The very word conjures up images of M&Ms and Hershey’s kisses, gumdrops and candy canes, jujubes and gummy bears, peppermint patties, puffy marshmallows, colourful lollipops and all things tooth achingly sweet.

Candy with liquorice .
Pretty pink and yellow candy

But did you know that the word candy comes from Khand or Khandsari — another name for raw sugar? Or that the word Sugar is derived from the Sanskrit Śarkarā.

The interesting history of the word’s and thus sugar’s entry into English can be seen as: 

Sanskrit (śarkarā)> Persian (shakar)> Arabic (sukkar) > Latin (succarum)> French (sucre) > English sugar!

Sugarcane fields in India
Sugarcane fields in India

The Sugarcane plant is indigenous to tropical South and Southeast Asia. The earliest historical reference of sugar comes from China, with the mentions of the India’s sugarcane fields in some of their ancient surviving texts that date to 800 BCE.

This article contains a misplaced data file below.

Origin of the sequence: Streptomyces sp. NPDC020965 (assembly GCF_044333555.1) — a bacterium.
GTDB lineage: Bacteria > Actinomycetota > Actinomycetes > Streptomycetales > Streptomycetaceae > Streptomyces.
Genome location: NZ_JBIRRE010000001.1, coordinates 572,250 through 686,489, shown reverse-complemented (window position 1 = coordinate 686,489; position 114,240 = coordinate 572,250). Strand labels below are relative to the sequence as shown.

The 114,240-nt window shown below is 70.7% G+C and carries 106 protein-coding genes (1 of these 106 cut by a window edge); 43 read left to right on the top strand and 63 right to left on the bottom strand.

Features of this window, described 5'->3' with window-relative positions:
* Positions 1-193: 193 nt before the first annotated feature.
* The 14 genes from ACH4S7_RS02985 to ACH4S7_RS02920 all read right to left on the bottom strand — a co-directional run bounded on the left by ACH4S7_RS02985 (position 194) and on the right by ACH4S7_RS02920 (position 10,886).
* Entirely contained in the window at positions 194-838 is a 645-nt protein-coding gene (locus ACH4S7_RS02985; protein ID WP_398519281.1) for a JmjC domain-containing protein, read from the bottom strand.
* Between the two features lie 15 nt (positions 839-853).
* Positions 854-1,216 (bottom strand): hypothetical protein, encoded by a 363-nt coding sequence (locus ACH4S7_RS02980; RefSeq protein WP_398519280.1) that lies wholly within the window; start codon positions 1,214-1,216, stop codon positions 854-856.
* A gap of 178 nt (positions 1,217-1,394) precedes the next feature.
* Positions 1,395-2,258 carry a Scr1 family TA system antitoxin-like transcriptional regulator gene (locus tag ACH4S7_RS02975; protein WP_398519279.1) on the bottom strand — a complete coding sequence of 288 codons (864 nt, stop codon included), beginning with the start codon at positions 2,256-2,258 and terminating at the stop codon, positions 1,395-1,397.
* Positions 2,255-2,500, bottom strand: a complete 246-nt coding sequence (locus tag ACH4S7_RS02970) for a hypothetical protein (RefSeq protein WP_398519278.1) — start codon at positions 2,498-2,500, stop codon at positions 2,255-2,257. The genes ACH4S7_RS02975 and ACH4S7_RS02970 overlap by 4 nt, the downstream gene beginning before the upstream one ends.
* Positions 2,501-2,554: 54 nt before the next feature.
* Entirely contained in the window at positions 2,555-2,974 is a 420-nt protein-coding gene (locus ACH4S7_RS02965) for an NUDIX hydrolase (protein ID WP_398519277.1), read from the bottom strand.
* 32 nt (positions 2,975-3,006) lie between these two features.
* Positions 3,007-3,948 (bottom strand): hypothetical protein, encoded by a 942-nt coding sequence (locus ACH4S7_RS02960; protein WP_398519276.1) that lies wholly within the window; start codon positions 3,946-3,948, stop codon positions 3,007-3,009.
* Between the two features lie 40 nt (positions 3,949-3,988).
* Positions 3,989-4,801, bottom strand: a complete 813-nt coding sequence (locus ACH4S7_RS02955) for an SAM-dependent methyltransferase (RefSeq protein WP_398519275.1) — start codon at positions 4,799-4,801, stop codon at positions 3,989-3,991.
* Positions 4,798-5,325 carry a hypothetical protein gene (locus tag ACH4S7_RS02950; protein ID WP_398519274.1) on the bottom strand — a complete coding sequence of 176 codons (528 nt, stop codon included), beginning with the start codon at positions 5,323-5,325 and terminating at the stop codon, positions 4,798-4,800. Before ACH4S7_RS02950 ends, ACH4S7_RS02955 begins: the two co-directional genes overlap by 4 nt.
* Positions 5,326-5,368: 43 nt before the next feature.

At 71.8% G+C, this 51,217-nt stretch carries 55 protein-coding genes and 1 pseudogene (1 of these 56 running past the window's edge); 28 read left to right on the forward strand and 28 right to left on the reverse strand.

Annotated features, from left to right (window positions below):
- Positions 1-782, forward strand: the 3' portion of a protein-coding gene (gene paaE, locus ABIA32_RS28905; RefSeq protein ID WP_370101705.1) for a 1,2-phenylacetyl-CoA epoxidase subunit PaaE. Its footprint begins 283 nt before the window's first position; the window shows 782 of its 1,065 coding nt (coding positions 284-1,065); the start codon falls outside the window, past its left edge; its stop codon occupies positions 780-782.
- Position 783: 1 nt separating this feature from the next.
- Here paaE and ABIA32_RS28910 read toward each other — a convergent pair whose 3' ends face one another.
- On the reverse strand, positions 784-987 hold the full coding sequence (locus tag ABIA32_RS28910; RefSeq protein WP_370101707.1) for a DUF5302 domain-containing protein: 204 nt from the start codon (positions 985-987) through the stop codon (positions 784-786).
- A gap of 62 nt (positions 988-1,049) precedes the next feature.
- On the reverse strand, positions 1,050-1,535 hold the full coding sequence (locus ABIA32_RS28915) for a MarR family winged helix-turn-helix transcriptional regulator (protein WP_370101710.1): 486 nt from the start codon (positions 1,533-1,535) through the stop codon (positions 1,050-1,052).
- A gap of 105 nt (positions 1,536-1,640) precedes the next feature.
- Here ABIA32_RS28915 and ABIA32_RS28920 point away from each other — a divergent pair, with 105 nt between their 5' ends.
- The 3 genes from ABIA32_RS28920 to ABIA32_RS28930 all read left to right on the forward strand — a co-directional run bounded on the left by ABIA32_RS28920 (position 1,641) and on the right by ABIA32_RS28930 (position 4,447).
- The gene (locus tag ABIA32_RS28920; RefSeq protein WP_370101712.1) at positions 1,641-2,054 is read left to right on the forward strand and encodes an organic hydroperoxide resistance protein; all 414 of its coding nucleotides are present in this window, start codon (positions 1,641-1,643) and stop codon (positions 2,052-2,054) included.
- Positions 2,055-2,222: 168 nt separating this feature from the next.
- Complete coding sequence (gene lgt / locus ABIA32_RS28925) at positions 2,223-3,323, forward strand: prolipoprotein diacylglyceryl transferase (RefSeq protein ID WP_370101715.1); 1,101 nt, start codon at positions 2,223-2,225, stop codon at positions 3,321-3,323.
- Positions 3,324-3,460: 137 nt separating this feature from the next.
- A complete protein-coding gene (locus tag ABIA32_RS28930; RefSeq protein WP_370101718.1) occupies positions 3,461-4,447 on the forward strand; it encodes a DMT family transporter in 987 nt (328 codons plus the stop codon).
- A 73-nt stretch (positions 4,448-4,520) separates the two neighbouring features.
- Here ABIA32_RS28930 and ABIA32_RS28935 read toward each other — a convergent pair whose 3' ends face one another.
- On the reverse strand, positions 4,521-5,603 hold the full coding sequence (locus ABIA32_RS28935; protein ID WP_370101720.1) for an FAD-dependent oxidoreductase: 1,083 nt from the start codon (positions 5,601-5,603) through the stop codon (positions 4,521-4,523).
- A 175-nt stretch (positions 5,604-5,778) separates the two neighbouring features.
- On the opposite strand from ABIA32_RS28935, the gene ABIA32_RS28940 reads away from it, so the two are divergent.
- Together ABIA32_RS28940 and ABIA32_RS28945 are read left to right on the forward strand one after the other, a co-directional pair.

The use of khand in India in making sweets has been traced to between 600 and 500 BCE, when both raw and refined sugar were used extensively.

While Buddhism was responsible for the spread of sugarcane to Central Asia and the Far East, Alexander’s returning troops were the first Europeans, in 300 BCE, to carry home the discovery that Indians had “reeds that produce honey without bees”. 

Alexander's returning army carrying back sugar- a new mysterious ingredient for Europe.
Alexander’s army

Europe though, had to wait another 1000 years to taste sugar!

The Arab Agricultural revolution of the 9th century was a turning point in the history of sugar. They adopted and then spread sugar and sugarcane cultivation to the Mediterranean region.

The Crusades from the 10 to the 13th Centuries, were when soldiers brought back to Europe the mysterious and addictive “sweet salt”. 

This addiction started the rise of the Venetian and Mediterranean trading fleets that soon brought vast amounts of knowledge and new materials to Europe, kick-starting the era of Renaissance and the later period termed the ‘Golden Age of Discovery’.